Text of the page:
Lawsuit challenging discrimination against same-sex foster parents can proceed
GREENVILLE, SC – A lawsuit challenging discrimination against married same-sex foster parents can proceed, a federal judge has ruled.
The lawsuit, Eden Rogers and Brandy Welch vs. United States Department of Health and Human Services et al, was filed in May 2019 in federal court in South Carolina. Burnette Shutt & McDaniel co-founders M. Malissa Burnette and Nekki Shutt are on the team of attorneys representing the Greenville couple.
Rogers and Welch filed the suit after South Carolina’s largest contract foster agency refused their application to foster parent.
Three organizations backing the lawsuit – SC Equality, Lambda International and the ACLU of South Carolina – believe that a waiver allowing Miracle Hill Ministries to discriminate based on religion and sexual orientation is unconstitutional. The lawsuit asks that the waiver end and that future such waivers be prohibited.
In an order filed Friday, U.S. District Judge Timothy M. Cain ruled that the claim of discrimination based on sexual orientation can proceed to trial.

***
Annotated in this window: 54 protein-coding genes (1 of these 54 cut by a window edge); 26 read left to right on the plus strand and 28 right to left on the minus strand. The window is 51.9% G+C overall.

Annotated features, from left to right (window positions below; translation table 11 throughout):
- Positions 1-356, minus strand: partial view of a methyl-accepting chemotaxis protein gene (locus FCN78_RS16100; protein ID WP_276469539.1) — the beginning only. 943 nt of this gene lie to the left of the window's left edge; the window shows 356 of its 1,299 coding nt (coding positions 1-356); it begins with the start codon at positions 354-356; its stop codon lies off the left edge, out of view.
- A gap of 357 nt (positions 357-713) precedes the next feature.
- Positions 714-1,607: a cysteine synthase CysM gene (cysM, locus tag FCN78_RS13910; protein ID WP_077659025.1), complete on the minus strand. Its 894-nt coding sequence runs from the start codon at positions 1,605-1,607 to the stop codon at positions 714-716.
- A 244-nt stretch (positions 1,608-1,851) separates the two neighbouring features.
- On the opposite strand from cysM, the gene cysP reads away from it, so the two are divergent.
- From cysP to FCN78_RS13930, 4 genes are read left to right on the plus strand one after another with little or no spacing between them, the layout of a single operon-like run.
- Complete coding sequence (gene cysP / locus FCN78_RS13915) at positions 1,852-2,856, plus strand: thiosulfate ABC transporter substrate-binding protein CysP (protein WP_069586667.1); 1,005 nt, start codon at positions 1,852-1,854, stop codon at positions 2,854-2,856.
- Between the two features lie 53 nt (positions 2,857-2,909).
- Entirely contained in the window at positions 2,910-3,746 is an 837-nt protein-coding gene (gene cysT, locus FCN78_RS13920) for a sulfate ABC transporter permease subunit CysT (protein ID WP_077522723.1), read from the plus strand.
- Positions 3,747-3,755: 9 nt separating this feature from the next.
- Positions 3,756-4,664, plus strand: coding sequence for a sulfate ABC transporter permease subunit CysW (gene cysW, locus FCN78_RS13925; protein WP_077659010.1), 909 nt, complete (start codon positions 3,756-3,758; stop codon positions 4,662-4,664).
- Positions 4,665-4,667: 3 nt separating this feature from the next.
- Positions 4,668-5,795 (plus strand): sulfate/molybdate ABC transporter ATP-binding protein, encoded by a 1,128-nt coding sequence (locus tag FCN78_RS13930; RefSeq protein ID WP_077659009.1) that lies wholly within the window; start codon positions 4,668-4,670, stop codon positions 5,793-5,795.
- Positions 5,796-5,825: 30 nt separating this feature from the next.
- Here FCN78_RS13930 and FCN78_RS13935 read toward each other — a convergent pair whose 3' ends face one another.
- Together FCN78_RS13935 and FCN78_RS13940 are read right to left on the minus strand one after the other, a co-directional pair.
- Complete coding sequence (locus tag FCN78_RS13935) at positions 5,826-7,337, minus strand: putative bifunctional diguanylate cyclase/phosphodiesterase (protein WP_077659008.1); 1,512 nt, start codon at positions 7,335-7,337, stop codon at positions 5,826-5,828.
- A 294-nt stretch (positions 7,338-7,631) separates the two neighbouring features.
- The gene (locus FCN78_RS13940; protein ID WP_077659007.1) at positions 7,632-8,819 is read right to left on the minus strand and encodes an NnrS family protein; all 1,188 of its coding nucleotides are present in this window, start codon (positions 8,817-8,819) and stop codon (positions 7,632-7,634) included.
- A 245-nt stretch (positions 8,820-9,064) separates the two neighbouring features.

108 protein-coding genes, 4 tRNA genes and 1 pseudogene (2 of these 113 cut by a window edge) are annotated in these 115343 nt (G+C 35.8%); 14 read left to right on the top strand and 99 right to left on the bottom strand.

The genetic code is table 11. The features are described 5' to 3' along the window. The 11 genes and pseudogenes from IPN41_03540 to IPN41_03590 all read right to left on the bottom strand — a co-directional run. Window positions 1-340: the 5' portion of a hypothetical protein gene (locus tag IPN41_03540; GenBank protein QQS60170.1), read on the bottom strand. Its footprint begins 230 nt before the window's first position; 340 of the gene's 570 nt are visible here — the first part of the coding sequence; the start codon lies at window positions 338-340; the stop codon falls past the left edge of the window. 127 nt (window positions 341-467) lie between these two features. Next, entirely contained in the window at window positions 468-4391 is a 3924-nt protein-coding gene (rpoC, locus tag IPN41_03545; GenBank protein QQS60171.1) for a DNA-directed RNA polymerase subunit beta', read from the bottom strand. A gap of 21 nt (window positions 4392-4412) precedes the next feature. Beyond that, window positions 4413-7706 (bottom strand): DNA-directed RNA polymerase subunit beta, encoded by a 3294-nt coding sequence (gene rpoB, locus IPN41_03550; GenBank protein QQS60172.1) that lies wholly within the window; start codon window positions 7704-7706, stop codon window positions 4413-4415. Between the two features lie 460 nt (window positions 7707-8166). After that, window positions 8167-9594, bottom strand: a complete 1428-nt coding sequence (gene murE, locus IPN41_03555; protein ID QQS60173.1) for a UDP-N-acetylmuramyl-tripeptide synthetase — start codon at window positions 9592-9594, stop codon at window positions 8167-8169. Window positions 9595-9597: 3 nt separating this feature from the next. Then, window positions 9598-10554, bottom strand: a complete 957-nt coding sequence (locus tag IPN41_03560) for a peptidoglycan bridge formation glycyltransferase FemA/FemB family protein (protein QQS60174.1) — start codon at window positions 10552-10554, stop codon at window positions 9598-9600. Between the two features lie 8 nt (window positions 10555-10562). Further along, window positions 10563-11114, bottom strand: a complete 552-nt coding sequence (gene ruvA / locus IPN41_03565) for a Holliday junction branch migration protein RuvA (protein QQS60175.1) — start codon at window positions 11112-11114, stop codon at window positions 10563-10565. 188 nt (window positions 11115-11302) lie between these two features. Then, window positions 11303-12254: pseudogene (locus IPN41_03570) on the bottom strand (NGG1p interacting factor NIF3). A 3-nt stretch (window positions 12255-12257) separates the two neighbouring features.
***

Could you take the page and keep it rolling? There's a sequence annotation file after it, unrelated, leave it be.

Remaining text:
Miracle Hill Ministries, which is not part of the lawsuit, is a private, not-for-profit organization that places foster children only with parents who are members of a Christian evangelical church and who are heterosexual. Miracle Hill accepts state and federal money for its work. Ordinarily, agencies receiving federal money cannot discriminate based on religion, race, sexual orientation, age and other factors.
However, South Carolina sought a waiver for Miracle Hill and received it from the U.S. Department of Health and Human Services. Agencies in other states have received similar waivers.
Shortly after Miracle Hill received the waiver, Rogers and Welch applied to be foster parents through Miracle Hill. They disclosed that they are a same-sex married couple. Miracle Hill immediately rejected their application.
Dreams of helping foster children
Rogers and Welch have been married for four years and have two daughters of their own. They bought a bigger home in hopes of being able to foster children in need. They said they’re excited that the case is moving forward.
“There are many children in South Carolina who need foster homes, and we remain hopeful that couples like us can provide children a lovely home without being rejected or discriminated against.”
This is a pro bono case for Burnette and Shutt, who are donating their legal services. When they won the case that paved the way for marriage equality in South Carolina, they donated all legal fees their clients were awarded to SC Equality. The organization’s mission is to secure civil rights for LGBTQ South Carolinians.